Sarcoma is a rare tumor that accounts for ~1% of all adult and 15% of all pediatric malignancies1,2. An estimated 16,490 people will be diagnosed with bone and soft tissue sarcomas (STS) in the US in 2018, and ~6740 will die of this disease2. The National Central Cancer Registry of China estimated that there were 28,000 new bone sarcoma diagnoses and 20,700 deaths from bone sarcoma in China in 20153. The prognosis of sarcoma patients in stage IV is poor, with a median overall survival (mOS) time for STS of ~12 months and a 5-year survival rate of <10%4,5,6. Patients with advanced bone sarcomas such as osteosarcoma and Ewing’s sarcoma/peripheral neuroectodermal tumor also have a very poor prognosis7,8. Although chemotherapy is widely used to treat metastatic sarcomas, conventional chemotherapeutic agents such as ifosfamide, doxorubicin, methotrexate, cisplatin, dacarbazine, gemcitabine, and docetaxel are not curative9,10, and combined or dose-dense regimens have largely failed to improve response rates11,12. Furthermore, the long-term use of cytotoxic drugs increases the risk of adverse events (AEs). For example, cumulative-dose and dose-intense doxorubicin cause cardiomyopathy, with an associated mortality risk13,14. New therapies for metastatic sarcomas are therefore urgently needed.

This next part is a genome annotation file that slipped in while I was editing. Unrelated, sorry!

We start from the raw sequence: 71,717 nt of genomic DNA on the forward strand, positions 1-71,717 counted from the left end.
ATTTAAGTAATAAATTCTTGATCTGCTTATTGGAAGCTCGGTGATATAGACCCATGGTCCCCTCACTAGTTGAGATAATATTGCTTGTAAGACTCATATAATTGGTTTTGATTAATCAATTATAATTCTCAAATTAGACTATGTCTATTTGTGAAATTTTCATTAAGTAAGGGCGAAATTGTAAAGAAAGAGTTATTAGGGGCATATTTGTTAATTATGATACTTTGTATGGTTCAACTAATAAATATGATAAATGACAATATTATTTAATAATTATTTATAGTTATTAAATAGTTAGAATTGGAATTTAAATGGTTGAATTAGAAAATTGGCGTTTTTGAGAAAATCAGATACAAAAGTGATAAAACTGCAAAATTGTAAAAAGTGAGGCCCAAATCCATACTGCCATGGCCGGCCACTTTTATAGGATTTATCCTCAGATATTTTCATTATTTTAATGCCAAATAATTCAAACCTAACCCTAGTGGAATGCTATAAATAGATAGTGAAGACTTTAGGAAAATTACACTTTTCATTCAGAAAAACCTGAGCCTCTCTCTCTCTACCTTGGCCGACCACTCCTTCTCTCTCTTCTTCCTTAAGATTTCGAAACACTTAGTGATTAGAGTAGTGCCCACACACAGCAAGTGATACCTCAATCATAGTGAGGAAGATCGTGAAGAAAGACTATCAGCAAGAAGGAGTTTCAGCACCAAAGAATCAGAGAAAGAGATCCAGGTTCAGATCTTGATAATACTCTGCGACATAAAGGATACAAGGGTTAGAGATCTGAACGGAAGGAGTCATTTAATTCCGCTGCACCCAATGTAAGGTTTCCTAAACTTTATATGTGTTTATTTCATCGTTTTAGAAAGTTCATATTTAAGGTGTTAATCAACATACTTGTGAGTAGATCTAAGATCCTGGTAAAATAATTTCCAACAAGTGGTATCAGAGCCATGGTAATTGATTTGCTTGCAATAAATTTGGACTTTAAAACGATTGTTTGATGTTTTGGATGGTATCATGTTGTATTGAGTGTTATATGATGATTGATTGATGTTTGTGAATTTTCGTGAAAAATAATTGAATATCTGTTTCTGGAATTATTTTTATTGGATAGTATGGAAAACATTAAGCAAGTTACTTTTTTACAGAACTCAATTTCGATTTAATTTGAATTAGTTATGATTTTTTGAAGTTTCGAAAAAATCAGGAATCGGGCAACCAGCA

Angiogenesis is a key process in tumor growth and metastasis, and antiangiogenic agents are an important component of modern tumor therapy15. Apatinib (YN968D1) is an orally administered, small-molecule receptor tyrosine kinase inhibitor with potential antiangiogenic and antineoplastic activities16. It binds selectively to and inhibits vascular endothelial growth factor receptor 2 (VEGFR-2), and may inhibit VEGF-stimulated endothelial cell migration and proliferation, and decrease tumor microvascular density17,18. Phase I–III trials of apatinib have demonstrated encouraging antitumor activity and manageable toxicities in patients with gastric cancer, breast cancer, and non-small-cell lung cancer16,19,20,21.